Pathologic Correlation between Abnormal Endocervical Curettage (ECC) and the Follow-Up Loop Electrosurgical Excision Procedure (LEEP) and Cold Knife Conization
X Gao, JG Lake, G Birdsong. Emory University of Medicine, Grady Memorial Hospital, Atlanta, GA; Emory University School of Medicine, Atlanta, GA
Background: Diagnosis of ECC specimens can be challenging for pathologists because specimens are typically small, poorly orientated tissue fragments. Nevertheless, positive results have significant clinical implications. This study compares the diagnoses of positive ECCs and the corresponding follow-up LEEP/conizations specimens.
Design: 170 specimens accessioned between 2004 and 2008 were selected. Selection criteria were positive ECC, no concurrent ectocervical biopsy during the colposcopy, and follow-up with LEEP/conization within 1 year of the ECC. ECC diagnoses include squamous dysplasia-cannot be graded, CIN I-III, and invasive lesions. Exactly matching ECC and LEEP were categorized as consistent. CIN I ECC followed by CIN II or higher LEEP was regarded as underscored; CIN II or higher ECC followed by a lower grade or negative LEEP was regarded as overscored. A diagnosis of "squamous dysplasia, cannot be graded" was arbitrarily interpreted as CIN II-III. Significant discordancy was designated as CIN I in the ECC with CIN II or higher LEEP, or CIN II or higher ECC with negative or CIN I LEEP. Bivariate significance tests were used to analyze the possible relationship between discordant results and patient age, time between ECC and LEEP, the grade of dysplasia in ECC, and whether the same pathologist reviewed the ECC and LEEP.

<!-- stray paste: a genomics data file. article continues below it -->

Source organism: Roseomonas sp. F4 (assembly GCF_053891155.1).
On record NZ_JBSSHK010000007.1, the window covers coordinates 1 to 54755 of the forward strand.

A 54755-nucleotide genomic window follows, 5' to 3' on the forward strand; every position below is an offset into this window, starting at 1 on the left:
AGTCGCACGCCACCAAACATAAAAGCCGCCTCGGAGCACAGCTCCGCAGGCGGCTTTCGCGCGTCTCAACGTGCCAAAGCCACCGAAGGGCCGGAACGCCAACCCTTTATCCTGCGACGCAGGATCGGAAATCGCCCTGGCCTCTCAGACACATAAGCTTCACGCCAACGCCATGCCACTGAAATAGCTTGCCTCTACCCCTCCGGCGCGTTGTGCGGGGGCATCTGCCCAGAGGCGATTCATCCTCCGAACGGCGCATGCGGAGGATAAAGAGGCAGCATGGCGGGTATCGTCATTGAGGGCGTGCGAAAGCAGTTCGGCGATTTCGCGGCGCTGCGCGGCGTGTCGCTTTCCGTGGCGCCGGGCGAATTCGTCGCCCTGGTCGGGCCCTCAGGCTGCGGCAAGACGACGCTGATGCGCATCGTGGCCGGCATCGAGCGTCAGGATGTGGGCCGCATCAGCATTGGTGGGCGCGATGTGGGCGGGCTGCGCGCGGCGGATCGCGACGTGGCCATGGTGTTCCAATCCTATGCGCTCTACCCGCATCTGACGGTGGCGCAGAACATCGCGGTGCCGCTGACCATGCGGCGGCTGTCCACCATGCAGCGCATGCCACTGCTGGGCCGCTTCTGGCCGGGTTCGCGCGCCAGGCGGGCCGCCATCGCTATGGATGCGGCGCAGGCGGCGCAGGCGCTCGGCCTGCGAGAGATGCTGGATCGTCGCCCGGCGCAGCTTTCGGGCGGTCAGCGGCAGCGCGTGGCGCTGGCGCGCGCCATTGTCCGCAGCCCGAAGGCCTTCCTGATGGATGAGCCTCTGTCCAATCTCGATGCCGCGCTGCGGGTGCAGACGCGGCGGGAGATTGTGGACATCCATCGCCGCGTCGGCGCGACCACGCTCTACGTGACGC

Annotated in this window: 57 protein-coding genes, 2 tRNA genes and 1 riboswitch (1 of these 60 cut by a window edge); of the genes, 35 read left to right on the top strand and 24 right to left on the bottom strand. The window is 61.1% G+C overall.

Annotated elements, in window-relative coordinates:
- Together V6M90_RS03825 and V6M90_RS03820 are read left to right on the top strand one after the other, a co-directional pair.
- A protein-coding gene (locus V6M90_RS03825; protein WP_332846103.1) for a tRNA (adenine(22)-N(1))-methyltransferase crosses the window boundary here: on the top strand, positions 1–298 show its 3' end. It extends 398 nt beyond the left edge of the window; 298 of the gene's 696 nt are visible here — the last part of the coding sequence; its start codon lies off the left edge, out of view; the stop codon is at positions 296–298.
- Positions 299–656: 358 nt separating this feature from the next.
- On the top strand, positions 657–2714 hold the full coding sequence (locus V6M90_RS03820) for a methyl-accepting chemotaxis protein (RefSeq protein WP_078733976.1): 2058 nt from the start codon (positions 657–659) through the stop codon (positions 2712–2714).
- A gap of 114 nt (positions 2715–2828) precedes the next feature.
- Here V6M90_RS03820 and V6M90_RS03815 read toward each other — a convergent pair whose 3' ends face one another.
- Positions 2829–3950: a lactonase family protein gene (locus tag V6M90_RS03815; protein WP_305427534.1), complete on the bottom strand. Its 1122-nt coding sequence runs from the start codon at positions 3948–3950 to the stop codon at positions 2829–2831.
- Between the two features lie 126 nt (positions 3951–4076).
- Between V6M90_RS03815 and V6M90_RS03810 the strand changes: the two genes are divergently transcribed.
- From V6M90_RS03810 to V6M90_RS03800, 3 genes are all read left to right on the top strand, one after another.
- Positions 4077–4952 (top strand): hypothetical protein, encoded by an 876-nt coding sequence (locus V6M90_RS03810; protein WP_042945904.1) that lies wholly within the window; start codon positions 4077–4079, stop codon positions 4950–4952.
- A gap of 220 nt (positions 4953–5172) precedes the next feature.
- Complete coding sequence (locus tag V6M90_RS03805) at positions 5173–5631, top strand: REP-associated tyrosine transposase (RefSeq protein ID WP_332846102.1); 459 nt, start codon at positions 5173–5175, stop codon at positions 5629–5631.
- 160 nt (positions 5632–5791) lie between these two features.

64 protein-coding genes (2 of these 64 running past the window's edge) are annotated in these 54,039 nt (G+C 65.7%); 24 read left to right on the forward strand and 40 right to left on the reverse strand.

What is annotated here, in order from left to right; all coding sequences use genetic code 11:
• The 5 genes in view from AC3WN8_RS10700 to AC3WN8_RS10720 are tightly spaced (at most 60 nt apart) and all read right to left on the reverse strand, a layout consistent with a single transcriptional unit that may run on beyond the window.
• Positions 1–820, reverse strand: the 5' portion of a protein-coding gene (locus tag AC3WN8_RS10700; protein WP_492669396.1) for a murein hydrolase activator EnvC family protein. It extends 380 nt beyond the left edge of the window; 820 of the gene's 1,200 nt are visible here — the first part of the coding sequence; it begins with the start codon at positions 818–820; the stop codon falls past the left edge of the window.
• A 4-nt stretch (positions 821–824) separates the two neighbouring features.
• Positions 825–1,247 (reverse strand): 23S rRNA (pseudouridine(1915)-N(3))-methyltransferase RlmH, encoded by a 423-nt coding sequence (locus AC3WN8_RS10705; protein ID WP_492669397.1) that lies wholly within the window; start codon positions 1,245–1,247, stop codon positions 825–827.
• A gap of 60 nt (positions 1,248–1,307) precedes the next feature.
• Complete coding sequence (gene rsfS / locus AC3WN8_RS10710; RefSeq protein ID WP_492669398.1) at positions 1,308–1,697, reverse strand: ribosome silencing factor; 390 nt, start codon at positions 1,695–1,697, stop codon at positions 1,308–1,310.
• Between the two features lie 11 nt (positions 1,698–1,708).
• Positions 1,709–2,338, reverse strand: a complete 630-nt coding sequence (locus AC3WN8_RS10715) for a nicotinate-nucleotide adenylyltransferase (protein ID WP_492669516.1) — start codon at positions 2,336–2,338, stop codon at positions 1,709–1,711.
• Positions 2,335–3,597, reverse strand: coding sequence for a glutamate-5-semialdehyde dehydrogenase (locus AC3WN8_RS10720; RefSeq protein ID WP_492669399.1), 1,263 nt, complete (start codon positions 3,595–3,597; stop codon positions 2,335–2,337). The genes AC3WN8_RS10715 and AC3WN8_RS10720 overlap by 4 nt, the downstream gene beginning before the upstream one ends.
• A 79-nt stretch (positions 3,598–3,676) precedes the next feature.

Results: 86 of 170 (51.6 %) patients had discordant results; of those, 54 were overscored and 32 underscored. Significantly discordant overscored diagnoses were found in 24 of 54 (44.4%) ECC; of those, the majority patients were 40 or older (16 of 24). Of 32 underscored ECC patients, significant discordancy was found in 24 (75%), and the majority were < 40 years old (18 of 24). An ECC with CIN I or II was more likely to be discordant than an ECC with CIN III. (p < 0.05). In addition, ECCs from patients 40 or younger were more likely to be discordant and to be underscored (p < 0.05). The other parameters motioned above were not significantly associated with discordant diagnoses.
Conclusions: Diagnoses for ECCs and subsequent LEEP/conization specimens are discordant in a substantial percentage of cases. ECCs with lower grade dysplasia or from younger patients are associated with higher rate of discordant diagnoses. ECCs from younger patients are also at higher risk to be underscored than those from older patients.
Category: Gynecologic & Obstetrics
Tuesday, March 23, 2010 9:30 AM
Poster Session III # 172, Tuesday Morning